Another problem we run into is that too often we try to put on a mask of happiness. We try to fool everyone around us that we are happy, when inside, we are falling apart. On the outside, we can put on our happy masks, and make believe that everything is ok, but where does that get us? It certainly doesn’t get us to true happiness. We need to have the balance of emotions in our lives and at the same time be willing to be who we truly are. We need to be open and honest about our feelings. Be broken, it’s ok. Admitting it is the first step in true healing and the feeling of true happiness. So, how do we get to true happiness, and what does that look like?

I think there is a fundamental problem within our Declaration of Independence. “Life, Liberty, and the Pursuit of Happiness.” Here we find words about pursuing happiness, like it’s something that is constantly moving away from us. We want to be happy, but it’s just over the next hill, around the next curve. When do we finally achieve happiness?

Jesus tells us is the sermon on the mount; “Happy are the poor in spirit, those who mourn, those who are meek, those who hunger and thirst. Happy are the merciful, the pure in heart, the peacemakers, and those who are persecuted for righteousness sake.” I hear that these are happy, not that they are trying to be happy. And they are happy because of the reward. They are happy because they will receive the Kingdom of God, they will be comforted, they will be satisfied, they will receive mercy, they will see God. That is happiness, that is joy!

So, how did they get to the point that Jesus is describing? 1 simple truth. They didn’t seek happiness, they sought God. Dietrich Bonhoeffer, a pastor who was imprisoned in Germany, wrote in his book “Life Together;” Seek God, not happiness – that is the fundamental rule of all meditation. If you seek God alone, you will gain happiness – that is the promise of all meditation.” Seek God, happiness will follow.

Are you looking for true joy in your life? Are you tired of climbing that next hill, only to find another mountain to climb? Does happiness and joy continue to elude you?

Why not try this? Try seeking God in all you do. Look for God’s ways and as you turn and focus on your relationship with him, the joy that you desire will fill your heart by the power of the Holy Spirit. So, let me finish today with one simple question…

How are you seeking God today?

Sadness-Bulletin-ImageWelcome to week 4 of our mental health and faith series as we struggle with different emotions and how they effect our lives and the lives of those around us. We have examined fear and worry and how they get in the way of us truly living the life God has called us to. We also have talked about disgust and anger and how they affect our relationships as well.

We talked about some of the disorders that come with some of these emotions and that this is not something, if you’re facing it, that you need to face alone. There are others going through this too. You are not alone, and if you feel you need help, I encourage you to reach out and get the help you need.

One of my hopes during this series is that you walk away with the understanding that you don’t have to have it all together. And as I’ve said before, if there is any place that you can go and express just how broken you are, it’s in the church. The church is a place where you should feel open to share how you are truly feeling. So, take off the mask and really have an open and honest conversation.

Today we turn our focus to another character in the movie “Inside Out,” sadness. Sadness is something that we’ve been taught by society that we shouldn’t talk about. This should be something that we keep to ourselves, but what good does that do? In the movie, there is a moment when Joy has instructions for Sadness. She draws a circle on the floor and calls it the “Circle of Sadness” and wants her to stay inside the circle. Sadness’ job is to make sure all the sadness stays in the circle. How impossible is that. Sadness cannot be contained, it affects all of our lives. We can’t not talk about it.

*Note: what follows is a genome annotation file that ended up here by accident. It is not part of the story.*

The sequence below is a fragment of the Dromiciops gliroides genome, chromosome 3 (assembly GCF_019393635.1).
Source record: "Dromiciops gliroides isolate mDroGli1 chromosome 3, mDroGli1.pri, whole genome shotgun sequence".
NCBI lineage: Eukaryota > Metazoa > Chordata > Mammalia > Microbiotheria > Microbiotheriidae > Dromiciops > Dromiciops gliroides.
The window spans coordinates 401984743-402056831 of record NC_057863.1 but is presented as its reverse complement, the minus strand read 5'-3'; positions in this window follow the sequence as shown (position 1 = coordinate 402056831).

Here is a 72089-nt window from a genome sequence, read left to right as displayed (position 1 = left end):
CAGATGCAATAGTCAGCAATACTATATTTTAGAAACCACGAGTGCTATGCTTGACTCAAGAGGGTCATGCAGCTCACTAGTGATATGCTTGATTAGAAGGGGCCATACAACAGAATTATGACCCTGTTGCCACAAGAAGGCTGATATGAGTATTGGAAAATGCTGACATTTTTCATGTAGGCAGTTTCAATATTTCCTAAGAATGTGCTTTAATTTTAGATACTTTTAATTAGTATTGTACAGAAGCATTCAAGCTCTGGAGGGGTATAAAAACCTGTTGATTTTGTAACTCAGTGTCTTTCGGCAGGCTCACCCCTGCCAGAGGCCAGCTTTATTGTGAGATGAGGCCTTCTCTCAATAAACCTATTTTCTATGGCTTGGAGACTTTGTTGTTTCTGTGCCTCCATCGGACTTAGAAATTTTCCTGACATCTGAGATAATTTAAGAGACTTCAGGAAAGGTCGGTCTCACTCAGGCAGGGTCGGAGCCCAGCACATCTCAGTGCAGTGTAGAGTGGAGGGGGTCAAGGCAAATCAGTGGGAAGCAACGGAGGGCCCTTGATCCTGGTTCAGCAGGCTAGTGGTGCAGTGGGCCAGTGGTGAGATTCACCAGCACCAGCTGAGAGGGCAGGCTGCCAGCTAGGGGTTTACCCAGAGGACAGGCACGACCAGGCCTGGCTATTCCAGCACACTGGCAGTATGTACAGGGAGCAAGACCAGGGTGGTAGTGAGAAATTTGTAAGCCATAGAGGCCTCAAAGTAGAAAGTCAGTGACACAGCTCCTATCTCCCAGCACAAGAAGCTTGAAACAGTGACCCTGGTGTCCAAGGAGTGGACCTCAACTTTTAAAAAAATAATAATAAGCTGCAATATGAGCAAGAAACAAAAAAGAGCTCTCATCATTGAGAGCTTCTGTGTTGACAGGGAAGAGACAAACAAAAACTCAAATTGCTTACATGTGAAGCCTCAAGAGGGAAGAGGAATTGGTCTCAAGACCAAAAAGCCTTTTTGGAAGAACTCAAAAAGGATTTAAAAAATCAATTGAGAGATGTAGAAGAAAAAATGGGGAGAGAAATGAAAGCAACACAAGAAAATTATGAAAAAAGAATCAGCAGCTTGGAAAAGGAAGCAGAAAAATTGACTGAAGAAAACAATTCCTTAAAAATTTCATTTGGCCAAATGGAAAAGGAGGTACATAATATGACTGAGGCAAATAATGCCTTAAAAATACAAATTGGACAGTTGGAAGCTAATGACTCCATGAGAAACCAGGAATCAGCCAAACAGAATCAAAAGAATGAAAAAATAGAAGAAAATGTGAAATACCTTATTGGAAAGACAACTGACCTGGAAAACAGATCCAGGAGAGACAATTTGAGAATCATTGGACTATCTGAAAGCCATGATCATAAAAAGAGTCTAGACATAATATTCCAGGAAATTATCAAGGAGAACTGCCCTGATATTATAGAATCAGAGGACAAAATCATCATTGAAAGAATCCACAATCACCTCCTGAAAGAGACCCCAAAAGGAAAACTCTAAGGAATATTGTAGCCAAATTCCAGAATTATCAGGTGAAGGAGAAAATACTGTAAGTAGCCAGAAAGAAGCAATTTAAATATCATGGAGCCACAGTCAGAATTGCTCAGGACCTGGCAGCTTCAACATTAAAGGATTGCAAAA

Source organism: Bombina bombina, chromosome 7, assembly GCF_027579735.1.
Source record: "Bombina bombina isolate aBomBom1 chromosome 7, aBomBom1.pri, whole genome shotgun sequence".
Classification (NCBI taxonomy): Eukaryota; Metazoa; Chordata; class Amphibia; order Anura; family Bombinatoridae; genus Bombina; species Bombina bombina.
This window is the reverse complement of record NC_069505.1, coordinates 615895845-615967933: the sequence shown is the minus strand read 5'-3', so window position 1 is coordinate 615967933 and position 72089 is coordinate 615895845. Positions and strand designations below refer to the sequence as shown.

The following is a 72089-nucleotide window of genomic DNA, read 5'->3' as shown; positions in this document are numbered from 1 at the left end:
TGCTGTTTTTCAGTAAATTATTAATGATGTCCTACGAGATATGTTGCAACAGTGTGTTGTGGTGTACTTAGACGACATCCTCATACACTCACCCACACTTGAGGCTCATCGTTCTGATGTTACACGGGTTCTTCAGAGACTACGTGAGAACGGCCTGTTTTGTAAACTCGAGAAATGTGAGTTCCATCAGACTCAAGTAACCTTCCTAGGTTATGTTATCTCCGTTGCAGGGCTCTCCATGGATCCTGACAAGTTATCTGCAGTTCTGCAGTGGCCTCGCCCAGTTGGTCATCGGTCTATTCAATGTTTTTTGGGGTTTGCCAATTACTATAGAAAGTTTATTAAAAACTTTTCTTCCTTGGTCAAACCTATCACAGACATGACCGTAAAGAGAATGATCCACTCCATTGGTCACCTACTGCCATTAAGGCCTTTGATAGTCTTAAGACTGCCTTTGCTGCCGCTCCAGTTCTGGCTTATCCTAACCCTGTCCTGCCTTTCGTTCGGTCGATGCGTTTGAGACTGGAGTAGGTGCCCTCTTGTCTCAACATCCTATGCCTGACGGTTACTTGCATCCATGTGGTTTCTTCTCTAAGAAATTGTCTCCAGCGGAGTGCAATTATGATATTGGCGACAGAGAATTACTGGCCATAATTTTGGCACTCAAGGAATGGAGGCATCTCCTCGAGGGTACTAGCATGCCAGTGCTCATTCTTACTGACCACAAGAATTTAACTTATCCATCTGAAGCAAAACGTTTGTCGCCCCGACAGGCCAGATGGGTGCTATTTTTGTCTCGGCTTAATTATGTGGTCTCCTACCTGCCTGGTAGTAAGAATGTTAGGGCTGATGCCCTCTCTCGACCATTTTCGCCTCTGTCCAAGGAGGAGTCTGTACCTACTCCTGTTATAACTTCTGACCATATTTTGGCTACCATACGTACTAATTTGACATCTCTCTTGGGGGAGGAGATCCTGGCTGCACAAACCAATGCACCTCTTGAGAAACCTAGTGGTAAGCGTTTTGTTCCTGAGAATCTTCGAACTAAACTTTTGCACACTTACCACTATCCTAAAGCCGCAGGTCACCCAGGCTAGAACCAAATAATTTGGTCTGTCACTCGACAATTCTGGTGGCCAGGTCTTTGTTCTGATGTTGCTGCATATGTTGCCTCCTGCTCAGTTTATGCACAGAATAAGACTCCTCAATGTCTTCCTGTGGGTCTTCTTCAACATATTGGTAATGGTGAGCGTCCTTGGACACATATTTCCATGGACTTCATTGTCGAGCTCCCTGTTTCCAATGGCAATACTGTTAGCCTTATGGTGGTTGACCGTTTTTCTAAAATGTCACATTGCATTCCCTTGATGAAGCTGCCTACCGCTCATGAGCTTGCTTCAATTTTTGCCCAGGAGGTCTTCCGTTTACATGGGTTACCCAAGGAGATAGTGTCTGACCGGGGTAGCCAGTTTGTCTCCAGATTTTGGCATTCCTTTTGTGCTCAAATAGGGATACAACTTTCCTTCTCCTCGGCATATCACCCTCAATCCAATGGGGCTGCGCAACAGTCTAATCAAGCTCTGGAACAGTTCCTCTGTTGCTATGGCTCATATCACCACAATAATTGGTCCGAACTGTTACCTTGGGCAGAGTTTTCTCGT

I think God want us to talk about it. I think that while God doesn’t want us to be sad or depressed, he knows it is a normal part of this life. I know this because of scripture. There are so many places where we find people who are sad, extremely sad. We heard some of those words this past Sunday from Jeremiah chapter 20, verses 14-18.

Jeremiah is known as the weeping prophet and here we find his words written down, almost as a journal sharing his feelings. This passage comes immediately after a prophecy to Pashur, a priest and a son of a chief officer in the house of the Lord. He gives Pashur a pretty harsh prophecy, and then, feeling a deep sadness for giving such bad news, he writes this response to God.

Jeremiah was sad, I would even say depressed. These words are written from a deep and dark place. He seems to be battling his life in his calling, in his work, and his private life. In this chapter, Jeremiah seems to be two very different people. Have you felt like you needed to keep up appearances out in the world, even though you are breaking to pieces on the inside? Have you ever been in one of those places?

Moses experienced sadness when he came down from his mountaintop encounter with God. He’s just received the ten commandments and is coming to deliver the word of God to the people, only to find them worshiping idols and doing other things against God’s will. His heart is broken for these people whom God called Moses to lead to freedom. He cries out to God “But now, if you will forgive their sin, but if not, please blot me out of your book that you have written.”

Have there been people who have broken your heart? Whether it was by things they had done, something they said, or maybe even how they ignored you, has there been someone who has hurt you so deeply, that you find it difficult to forgive them? Do you feel like you have failed them? Maybe it’s a son or daughter that has strayed from the family, and you’re not sure what you might have done or said. It hurts so bad, and you just want them home again. Maybe Moses’ story strikes a chord in your life.